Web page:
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The DOs and DON'Ts of Photo Assisting According to Ian Spanier

By Ian Spanier


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© IAN SPANIER
 Photo assisting in New York City.


Seeing as there is no manual on how to be a professional photographer’s assistant I thought it would be good to open the discussion on what I view as important to making it as an assistant today.



Cold-calling photographers:

I guess it is good practice as this is what you will be doing as a photographer but with that, I've never hired an assistant off the cold call. I've always hired from either the recommendation of another photographer or more likely the recommendation from an assistant. Maybe this isn't the case in smaller markets but I do feel this is the case in larger markets. If you are going to cold call  or if you are called up by a photographer here is some advice, at least how I see it. 

-The cold call. It is an art and should takie up as little time of the intended new client as possible. Bottom line is that a lengthy email explaining who you are is overkill. Nobody wants to read a novel about you yet, so keep it short and to the point. 

-Learn to spell.  Seems like a no-brainer, but if you spell the word "sorry" as "sori" that says volumes about you. The same goes for "their" and "there."  You have to learn to check your writing. 

-Don't send a selfie. I cannot believe I even have to say this, but a few assistants as of late have been sending me pictures of themselves. Personally, I am not a fan of selfies as is, but sending me your version of what you think makes you look cool is very creepy. I'd rather see some of your photography so I can get a sense of your skills as a photographer.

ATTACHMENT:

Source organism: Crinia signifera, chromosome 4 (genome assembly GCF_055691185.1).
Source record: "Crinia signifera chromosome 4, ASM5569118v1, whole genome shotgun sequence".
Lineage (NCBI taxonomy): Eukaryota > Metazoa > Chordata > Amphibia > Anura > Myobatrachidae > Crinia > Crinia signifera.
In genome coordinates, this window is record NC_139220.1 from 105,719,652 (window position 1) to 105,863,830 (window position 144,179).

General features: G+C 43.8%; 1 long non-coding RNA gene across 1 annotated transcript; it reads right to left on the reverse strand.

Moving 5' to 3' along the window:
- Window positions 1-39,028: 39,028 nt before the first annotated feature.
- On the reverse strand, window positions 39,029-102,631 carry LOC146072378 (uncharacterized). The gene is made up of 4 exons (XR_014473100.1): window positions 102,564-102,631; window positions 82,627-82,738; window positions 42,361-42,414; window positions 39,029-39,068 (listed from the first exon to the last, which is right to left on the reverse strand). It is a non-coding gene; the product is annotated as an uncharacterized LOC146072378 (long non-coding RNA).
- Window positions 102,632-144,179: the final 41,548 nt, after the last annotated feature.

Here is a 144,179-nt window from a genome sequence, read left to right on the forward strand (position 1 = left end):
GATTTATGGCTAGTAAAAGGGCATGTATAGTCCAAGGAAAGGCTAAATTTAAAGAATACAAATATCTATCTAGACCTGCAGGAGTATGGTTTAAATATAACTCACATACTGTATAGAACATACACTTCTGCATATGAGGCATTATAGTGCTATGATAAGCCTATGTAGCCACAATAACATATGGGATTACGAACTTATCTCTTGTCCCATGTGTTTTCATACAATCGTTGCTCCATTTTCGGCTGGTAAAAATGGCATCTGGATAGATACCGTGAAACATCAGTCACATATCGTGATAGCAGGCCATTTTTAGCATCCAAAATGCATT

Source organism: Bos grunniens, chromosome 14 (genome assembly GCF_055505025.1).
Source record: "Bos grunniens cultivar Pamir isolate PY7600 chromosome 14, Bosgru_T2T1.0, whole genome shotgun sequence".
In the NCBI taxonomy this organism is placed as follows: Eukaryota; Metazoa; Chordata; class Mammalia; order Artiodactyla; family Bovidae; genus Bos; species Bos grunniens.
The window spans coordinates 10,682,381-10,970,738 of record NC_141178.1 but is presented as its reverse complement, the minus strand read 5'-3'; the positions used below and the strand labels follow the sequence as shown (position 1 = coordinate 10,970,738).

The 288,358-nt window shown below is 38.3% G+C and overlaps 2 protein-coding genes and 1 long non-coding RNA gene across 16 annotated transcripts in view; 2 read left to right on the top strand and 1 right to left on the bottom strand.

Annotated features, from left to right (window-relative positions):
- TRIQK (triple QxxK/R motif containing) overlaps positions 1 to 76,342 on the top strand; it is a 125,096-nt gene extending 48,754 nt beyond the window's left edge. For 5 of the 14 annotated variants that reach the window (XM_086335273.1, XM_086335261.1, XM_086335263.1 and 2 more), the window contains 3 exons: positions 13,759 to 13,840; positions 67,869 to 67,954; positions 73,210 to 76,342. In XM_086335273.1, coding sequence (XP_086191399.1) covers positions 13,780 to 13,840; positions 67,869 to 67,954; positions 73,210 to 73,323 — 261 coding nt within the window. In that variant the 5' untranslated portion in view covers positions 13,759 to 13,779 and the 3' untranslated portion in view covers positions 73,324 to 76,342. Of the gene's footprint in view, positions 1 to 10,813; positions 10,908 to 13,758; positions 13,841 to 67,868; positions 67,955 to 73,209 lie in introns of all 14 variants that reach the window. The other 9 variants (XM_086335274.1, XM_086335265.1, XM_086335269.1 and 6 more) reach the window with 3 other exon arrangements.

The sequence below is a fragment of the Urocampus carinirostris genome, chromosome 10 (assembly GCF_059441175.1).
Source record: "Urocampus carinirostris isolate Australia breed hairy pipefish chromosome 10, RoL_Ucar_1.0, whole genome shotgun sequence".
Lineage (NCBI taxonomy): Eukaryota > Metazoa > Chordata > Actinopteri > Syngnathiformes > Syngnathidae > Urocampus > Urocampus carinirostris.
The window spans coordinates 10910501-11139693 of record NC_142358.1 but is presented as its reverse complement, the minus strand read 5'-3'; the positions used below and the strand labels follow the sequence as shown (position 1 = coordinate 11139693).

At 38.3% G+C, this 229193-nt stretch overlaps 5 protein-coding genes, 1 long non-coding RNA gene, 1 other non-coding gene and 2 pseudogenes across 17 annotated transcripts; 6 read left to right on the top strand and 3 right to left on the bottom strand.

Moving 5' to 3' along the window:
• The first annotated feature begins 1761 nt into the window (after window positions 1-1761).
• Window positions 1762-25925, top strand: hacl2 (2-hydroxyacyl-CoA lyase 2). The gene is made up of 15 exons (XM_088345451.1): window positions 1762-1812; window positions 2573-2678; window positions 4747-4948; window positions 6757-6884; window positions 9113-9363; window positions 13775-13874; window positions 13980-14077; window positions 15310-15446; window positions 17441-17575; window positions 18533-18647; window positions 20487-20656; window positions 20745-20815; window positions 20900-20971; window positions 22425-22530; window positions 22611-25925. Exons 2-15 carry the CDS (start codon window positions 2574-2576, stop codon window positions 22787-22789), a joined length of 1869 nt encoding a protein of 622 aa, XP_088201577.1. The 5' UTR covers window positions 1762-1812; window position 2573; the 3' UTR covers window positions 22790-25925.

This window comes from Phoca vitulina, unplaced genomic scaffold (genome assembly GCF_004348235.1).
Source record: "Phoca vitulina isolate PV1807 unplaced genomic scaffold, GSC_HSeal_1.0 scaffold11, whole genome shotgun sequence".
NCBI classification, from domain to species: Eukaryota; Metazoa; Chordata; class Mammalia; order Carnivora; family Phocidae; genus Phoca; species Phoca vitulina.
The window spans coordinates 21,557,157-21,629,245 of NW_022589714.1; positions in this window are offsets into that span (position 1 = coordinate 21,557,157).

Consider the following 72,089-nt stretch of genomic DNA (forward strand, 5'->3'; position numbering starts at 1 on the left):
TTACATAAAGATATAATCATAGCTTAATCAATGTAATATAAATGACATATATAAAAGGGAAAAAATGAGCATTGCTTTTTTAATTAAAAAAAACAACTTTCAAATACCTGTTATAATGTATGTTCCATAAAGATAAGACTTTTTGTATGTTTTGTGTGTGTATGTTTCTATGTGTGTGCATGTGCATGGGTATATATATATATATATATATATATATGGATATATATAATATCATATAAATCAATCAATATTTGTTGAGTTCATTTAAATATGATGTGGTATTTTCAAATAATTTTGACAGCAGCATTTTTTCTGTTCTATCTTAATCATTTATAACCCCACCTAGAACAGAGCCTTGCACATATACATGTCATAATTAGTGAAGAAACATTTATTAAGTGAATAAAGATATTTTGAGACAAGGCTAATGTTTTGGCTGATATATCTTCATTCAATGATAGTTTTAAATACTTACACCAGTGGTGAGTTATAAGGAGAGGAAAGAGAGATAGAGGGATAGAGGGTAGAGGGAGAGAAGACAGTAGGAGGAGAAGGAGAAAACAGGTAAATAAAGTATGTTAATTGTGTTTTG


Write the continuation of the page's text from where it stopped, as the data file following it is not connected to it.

-Don't be a stalker. This may be a bit of a double standard, as I am very persistent when it comes to working towards meetings with potential clients, but I think if a photographer has not responded to your requests to assist him/her after a few attempts it’s not going to happen. I do try to respond when assistants send me inquiries. 

Once you start working with photographers:

-Be responsible. If I ask you for an invoice right away, send it. Don't make me wait. Generally I am not able to invoice my client until you send me an invoice. The same goes for any other required forms as W-9, independent contractor, etc. This is only good practice when you start shooting jobs, so don't slack on this. 

-You owe yourself. I always tell my assistants that if they are working towards being a full-time photographer themselves that for every day assisting, they owe themselves a shoot day. This is of course highly ambitious, but the point is that if you are  assisting only and not shooting, you will not further your career. 

On Set:


-Anticipate. The mark of any good assistant is the ability to anticipate what the photographer needs. Those that really excel know it even before the photographer does. My first assistants have always gotten to that point early on. That told me they were paying attention and were aware of how I worked. Their ability to anticipate my needs made them invaluable. 

-Presentation.  You are on set as a part of the photographer's crew. You need to reflect the photographer as best as you can. The photographer’s clients judge the photographer in part by the surrounding crew. If you want to continue to work for the photographer, showing him/her that you respect and understand  is a huge asset.